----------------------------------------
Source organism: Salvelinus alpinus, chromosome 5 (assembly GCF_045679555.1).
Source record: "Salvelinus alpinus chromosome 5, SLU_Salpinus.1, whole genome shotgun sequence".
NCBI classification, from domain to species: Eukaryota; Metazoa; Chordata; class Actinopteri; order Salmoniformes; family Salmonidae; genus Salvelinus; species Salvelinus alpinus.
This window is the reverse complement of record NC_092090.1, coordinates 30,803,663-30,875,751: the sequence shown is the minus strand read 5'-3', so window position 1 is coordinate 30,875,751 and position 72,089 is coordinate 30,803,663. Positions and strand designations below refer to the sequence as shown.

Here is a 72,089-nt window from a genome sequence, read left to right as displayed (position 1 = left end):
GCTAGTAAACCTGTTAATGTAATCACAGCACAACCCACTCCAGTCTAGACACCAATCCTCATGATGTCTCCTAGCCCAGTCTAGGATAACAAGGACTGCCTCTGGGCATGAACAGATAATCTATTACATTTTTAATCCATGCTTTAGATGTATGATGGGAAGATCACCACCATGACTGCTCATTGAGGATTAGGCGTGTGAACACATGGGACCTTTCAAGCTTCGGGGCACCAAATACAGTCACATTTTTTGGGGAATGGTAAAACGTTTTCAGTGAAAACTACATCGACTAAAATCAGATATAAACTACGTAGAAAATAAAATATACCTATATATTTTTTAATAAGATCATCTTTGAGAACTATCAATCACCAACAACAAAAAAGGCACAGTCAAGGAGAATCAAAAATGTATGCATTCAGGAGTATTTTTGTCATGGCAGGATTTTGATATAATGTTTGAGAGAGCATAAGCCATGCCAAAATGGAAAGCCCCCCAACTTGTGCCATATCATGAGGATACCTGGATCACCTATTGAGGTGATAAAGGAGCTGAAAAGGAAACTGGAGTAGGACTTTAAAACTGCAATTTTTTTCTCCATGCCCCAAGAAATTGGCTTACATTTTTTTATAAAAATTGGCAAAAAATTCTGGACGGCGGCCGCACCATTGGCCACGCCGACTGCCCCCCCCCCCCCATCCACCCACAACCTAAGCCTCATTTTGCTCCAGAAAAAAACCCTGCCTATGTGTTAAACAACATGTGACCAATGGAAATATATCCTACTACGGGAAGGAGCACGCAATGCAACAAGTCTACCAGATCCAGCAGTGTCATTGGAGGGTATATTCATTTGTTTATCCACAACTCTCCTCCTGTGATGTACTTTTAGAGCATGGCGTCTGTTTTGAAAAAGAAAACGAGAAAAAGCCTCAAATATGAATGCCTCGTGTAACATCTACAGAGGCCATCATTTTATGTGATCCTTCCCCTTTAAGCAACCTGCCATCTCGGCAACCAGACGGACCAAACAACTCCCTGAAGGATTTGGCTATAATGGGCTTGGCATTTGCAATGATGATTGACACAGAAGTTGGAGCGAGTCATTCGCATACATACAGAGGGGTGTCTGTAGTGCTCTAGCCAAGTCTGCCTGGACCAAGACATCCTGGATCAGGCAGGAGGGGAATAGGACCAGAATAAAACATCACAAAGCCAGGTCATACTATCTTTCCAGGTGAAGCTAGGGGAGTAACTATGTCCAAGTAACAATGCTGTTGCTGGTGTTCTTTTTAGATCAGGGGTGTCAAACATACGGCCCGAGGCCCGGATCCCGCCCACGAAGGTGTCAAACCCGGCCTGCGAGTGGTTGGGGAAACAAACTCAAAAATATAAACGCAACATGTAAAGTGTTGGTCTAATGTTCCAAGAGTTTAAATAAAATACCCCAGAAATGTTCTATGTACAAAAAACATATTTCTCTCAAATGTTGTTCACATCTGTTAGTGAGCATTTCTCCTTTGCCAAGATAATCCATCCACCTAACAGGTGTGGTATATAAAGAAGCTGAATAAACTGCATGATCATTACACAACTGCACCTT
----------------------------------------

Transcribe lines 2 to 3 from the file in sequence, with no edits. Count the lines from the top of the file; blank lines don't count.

Source record: "Salvelinus alpinus chromosome 5, SLU_Salpinus.1, whole genome shotgun sequence".
NCBI classification, from domain to species: Eukaryota; Metazoa; Chordata; class Actinopteri; order Salmoniformes; family Salmonidae; genus Salvelinus; species Salvelinus alpinus.